5. Recoup energy. After working through the entire route, including climbing the crux chunk three times, take a thirty- to sixty-minute rest before going for the redpoint. Research shows that light active recovery hastens recovery, so take a mental break from the climb by going for a short walk and refueling with a snack or beverage on the way. After ten to twenty minutes of strolling around, return to the base of the route and engage in some visualization to help initiate a successful ascent.
6. Go forth confidently. As you rope up for the redpoint attempt, allow a calm confidence and expectation of success to swell within you. View any arising nerves as a good sign that your brain is triggering a release of adrenaline. This release will help prepare you for a top-notch physical effort. Finally, nix the fear of failure by accepting ahead of time the possibility of a failed outcome. By understanding that it’s okay to fail and eliminating this fear, you increase the odds of success. Empty your mind, engage the moment, and let the redpoint unfold one move at a time.
3 Tips for Working Multi-Day Projects
1. Consider your energy levels. If the project doesn’t go down on day one, you’ll need to determine whether you have it in you to send on day two. Obviously you won’t be as physically fresh, but your brain often makes up the difference via muscle memory in the subconscious. It’s for this reason that many tired climbers often surprise themselves with a miraculous send on the second day! Coming in with a less-than-full gas tank might mean you only have one or two good goes in you, so plan your day strategically make them count. If the send eludes you on day two, then you’ll want to take a couple days or a week off before returning to the scene of this climb.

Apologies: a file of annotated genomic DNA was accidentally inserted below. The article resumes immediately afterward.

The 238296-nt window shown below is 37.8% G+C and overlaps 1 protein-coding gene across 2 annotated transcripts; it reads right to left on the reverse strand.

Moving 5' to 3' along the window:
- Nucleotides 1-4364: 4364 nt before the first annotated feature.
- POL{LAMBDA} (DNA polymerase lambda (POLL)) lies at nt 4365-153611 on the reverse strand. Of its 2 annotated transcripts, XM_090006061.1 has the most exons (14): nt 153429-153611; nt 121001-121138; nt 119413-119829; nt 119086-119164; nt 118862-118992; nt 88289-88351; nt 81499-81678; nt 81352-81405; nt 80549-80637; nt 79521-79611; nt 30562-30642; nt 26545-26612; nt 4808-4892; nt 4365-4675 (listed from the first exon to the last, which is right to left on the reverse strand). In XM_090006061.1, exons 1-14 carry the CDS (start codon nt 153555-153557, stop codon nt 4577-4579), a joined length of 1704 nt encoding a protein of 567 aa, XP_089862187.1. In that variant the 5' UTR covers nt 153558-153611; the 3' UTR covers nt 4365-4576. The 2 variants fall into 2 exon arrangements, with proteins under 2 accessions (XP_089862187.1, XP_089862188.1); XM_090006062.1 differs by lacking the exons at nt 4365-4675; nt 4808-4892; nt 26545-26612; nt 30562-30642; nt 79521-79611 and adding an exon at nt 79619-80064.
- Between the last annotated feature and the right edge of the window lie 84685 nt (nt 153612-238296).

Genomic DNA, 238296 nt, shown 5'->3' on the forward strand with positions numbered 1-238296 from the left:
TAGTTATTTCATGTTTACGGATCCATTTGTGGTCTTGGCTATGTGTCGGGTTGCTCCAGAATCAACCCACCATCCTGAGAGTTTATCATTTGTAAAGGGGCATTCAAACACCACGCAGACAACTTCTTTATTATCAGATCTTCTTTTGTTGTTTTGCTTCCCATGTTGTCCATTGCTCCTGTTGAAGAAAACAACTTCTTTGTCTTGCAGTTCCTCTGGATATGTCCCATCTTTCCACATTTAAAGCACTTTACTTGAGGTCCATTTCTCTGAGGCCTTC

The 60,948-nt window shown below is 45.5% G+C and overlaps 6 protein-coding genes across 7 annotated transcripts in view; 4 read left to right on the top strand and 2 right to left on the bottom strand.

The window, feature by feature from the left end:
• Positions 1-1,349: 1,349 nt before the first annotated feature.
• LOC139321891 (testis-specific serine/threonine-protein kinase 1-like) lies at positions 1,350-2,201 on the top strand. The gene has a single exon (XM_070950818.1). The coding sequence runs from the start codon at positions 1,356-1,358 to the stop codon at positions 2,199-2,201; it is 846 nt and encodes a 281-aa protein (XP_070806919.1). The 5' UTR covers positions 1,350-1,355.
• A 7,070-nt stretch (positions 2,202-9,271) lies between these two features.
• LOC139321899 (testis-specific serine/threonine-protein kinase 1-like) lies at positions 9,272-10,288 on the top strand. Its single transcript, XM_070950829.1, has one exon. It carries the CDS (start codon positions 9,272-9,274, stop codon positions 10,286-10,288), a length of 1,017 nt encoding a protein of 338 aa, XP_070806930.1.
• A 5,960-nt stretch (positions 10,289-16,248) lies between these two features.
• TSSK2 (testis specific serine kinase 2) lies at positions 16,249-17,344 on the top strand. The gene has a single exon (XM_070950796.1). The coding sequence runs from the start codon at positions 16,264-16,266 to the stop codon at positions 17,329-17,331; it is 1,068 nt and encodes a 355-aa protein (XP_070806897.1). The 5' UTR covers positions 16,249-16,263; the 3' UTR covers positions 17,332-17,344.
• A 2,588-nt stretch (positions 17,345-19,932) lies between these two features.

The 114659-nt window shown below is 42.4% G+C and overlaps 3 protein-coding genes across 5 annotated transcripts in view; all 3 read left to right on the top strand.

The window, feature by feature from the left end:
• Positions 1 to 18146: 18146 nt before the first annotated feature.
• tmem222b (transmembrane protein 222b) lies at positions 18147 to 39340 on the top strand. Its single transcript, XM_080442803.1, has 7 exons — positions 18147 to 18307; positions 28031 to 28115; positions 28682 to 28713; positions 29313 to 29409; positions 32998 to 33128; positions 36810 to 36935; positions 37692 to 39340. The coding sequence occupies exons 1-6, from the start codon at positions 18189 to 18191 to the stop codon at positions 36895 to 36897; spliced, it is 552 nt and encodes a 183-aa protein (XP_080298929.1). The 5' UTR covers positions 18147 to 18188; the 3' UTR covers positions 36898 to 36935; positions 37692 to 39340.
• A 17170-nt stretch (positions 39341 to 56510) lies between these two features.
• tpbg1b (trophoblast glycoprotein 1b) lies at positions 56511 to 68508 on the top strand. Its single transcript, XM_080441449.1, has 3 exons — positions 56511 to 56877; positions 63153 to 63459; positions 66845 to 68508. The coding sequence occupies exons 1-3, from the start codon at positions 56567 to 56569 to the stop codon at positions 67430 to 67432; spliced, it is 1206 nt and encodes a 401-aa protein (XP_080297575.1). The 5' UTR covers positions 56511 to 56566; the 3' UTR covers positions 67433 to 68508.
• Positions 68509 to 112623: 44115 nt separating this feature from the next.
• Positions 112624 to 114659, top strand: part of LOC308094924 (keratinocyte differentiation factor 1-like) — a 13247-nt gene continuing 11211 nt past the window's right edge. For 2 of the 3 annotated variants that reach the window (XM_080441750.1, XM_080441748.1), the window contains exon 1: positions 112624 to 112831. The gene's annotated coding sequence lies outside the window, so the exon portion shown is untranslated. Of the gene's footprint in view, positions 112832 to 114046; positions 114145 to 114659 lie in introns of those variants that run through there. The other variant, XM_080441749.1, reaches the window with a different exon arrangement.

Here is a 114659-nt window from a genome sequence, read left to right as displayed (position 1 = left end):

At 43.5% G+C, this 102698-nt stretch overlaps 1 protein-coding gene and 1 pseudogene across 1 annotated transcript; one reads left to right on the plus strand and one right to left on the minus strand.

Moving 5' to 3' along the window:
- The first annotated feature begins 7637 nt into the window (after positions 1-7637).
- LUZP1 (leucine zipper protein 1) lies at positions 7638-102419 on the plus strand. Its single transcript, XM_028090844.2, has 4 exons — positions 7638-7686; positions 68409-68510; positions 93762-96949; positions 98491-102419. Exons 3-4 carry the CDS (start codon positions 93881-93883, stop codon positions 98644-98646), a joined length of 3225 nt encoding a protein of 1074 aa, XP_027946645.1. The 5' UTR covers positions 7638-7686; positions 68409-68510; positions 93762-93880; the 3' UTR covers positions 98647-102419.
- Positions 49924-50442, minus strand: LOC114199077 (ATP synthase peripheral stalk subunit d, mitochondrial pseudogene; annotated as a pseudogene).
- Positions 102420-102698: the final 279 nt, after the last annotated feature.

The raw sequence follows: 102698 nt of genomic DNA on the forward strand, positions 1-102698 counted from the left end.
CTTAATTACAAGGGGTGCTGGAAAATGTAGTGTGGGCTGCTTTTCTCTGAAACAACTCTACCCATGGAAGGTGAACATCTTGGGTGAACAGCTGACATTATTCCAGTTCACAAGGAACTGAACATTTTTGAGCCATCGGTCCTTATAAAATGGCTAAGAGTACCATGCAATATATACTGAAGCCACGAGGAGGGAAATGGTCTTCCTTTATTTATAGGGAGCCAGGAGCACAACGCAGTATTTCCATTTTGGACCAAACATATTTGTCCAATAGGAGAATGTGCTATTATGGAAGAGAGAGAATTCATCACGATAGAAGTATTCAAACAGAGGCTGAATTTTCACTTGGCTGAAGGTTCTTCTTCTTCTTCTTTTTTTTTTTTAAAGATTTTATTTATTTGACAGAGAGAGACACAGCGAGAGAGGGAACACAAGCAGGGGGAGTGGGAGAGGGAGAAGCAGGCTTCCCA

2. Set a simulator of the project’s crux sequence. A home wall or spray wall at the local gym works well for this. Work the simulator sequence several times per workout to develop the specific motor programs and strength needed to send the project. Supplement your physical practice with ten to twenty minutes of bedtime visualization—make this mental movie as vivid, detailed, and as bottom-to-top complete as possible.
3. Resist the urge to immediately go for the send. When you return to the route, climb the route bolt to bolt instead as a way to physically and mentally prepare for a successful ascent. Remember the proprioceptive cues that you get from successfully executing the crux sequence. Be sure you have the final run to the anchors dialed in tight. Once you’ve worked through these pieces, lower to the ground and rest for thirty to forty-five minutes before really going for it.
When Your Project Becomes a Prison
Failing on a route for many days—or even weeks—in a row can damage your self-confidence. It can even destroy your motivation to climb. If you reach this point, give the project a rest. Temporarily shift your focus onto something else for a few weeks. The best way to regain your confidence and invert negative emotions is to go send some routes! Reel in your expectations and climb with the only goal being to regain your mojo. Aim to send many routes two to four letter grades below the project grade. After a period of absence your heart will grow fonder. You’ll then be ready to consider returning to the project when the time is right.
- Overcoming the Fear of Failure
- Project-Specific Training with Indoor Simulator Problems
- The “10-4” Rule for Projecting Sport Climbs
- Highpointing Versus Lowpointing Tactics for Sending Your Project
- Effective Projecting and the Secret for Sending